Jun 15, 2005|
FIIs: India centric?
Foreign Institutional Investors (FIIs) inflows continue to grab headlines every now and then. They make it to business news in either of the three situations - if they pour in huge amounts of money, if they pull out some of their money or they sit on the sidelines having adopted a wait and watch approach. This, thus, effectively means that they manage to make news all the time! Over the last couple of years, FIIs have become an important part of our stockmarkets. And why not? After all, US$ 19 bn (amount invested to date since 2003) is no small amount. This has largely (if not entirely) been the reason for the Indian stock market rally.
Another indication of FIIs considering India as an investment destination, apart from the fact that FII money has actually flowed into Indian equities, is the ever-increasing number of FII registrations with the stock market regulator, Securities and Exchange Board of India (SEBI), since 2003. As can be seen in the chart above, these have increased from under 500 in early 2003 to 721 as on June 14, 2005 and these have been increasing every month despite the Indian stockmarkets trading close to their highs. Now, this could be attributed to two things, either these foreign institutional investors (FIIs) truly believe in the India story over the next few years or they are simply taking advantage of the prevailing positive sentiment.
While it is rather difficult to prove that the FII money coming into the country is largely the so-called 'hot money', which will ditch Indian investors at the slightest indication of an adverse development, these being largely momentum players, the entry of some globally respected FIIs (like CalPERS and Fidelity) into the country does give a lot of credence to the long-term India story. This is not merely owing to the fact that these funds, which manage billions of dollars, have started paying attention to Indian stock markets, but is more so because of the fact that Indian equities have managed to pass CalPERS' litmus test.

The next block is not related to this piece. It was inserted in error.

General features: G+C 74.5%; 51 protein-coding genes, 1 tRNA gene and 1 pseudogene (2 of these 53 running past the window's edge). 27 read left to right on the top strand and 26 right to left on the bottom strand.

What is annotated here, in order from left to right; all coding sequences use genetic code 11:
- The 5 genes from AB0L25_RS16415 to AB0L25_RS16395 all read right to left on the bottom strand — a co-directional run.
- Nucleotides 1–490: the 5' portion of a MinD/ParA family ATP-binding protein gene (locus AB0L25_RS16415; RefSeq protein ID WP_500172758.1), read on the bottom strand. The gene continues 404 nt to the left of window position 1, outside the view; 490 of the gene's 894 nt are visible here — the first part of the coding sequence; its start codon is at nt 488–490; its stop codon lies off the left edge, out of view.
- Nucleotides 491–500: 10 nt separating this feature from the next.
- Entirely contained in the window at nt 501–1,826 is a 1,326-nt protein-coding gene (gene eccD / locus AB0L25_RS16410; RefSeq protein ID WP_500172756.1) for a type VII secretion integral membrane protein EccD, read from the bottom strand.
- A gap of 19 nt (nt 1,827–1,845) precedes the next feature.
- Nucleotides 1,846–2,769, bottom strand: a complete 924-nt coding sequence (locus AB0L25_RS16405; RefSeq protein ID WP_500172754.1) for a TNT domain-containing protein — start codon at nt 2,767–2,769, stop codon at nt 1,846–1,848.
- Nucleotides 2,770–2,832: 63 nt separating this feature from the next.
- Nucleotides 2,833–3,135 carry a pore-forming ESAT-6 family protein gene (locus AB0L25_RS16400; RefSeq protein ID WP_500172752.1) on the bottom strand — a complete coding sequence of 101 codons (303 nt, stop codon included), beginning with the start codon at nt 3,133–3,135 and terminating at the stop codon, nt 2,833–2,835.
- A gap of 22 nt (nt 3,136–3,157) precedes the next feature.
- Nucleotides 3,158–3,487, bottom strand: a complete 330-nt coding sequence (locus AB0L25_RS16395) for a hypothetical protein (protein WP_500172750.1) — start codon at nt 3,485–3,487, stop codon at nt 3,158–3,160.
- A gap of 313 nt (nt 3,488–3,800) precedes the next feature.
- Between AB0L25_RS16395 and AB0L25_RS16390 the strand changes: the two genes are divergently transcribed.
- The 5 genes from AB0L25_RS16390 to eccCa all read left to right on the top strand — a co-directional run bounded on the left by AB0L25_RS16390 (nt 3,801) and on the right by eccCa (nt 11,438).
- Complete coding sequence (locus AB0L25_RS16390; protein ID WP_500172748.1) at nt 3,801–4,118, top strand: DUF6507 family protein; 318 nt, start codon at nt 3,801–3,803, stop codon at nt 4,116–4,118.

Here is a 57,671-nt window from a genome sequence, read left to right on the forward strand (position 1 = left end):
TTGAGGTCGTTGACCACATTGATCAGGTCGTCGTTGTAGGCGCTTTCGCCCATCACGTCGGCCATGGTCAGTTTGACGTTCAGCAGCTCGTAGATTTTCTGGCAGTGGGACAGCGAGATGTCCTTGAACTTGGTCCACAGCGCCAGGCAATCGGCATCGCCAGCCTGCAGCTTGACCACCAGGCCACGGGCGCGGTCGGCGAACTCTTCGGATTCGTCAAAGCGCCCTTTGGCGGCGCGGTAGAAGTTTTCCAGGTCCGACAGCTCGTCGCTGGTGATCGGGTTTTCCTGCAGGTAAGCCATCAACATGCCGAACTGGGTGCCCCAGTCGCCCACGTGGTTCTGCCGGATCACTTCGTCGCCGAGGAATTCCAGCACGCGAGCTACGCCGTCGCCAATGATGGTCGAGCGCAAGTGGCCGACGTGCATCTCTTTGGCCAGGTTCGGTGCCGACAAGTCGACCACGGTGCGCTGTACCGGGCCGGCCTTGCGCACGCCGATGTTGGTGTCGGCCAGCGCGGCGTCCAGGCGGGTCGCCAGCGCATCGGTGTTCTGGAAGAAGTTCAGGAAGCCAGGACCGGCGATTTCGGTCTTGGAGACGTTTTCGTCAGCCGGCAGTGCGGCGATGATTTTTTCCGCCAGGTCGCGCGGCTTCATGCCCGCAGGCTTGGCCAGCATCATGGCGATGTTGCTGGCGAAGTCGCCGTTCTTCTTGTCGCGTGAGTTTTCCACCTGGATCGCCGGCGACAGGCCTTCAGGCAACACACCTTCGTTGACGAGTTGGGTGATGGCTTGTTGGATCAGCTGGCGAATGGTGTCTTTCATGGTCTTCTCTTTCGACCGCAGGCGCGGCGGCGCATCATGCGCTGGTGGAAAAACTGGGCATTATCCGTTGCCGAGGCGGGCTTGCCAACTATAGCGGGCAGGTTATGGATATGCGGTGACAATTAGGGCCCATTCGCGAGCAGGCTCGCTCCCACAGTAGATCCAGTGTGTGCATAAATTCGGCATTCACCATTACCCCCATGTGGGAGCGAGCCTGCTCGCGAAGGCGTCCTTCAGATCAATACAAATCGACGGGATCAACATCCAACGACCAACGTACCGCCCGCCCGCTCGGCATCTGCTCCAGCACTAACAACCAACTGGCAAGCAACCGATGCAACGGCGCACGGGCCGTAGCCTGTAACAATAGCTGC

It must be noted that to make it to CalPERS' (California Public Employees Retirement System) list, a prospective investment destination is passed through various tests, which includes stock market efficiency, corporate governance practices and political stability. Another factor worth noting here is many emerging markets have yet not made it to this list, which includes China. This, thus, seemingly indicates that not only is the quality of management and earnings on the upswing, but the prospects from a long-term horizon also appear promising for Indian equities.
The strong growth of the Indian economy, led by the continuous corporate restructuring exercises being adopted by India Inc., the reforms in telecom, infrastructure, real estate, power, banking, etc. and the huge potential in sectors like pharma, auto ancillary, textiles and software, have all played their part in attracting foreign investments. Apart from this, until now, the weakening US dollar (owing to its deficit) has been prompting foreign investors to invest in non-dollar assets, which is partially responsible for FII money flowing into emerging markets. However, any signs of reversal on any of these fronts would be viewed negatively and investors must remain alert, as this would force FIIs (especially the momentum guys) to reallocate to better opportunities in other emerging economies.
To conclude, however, investors need not get overly worried about FII inflows (or outflows) into the country, provided they have a long-term investment horizon. Investors need to realise that a fundamentally strong company will attract investors (FII or otherwise) over the long-term, once the true value of the company is understood. Let the fundamentals dictate investment decisions, not FII fund flows.
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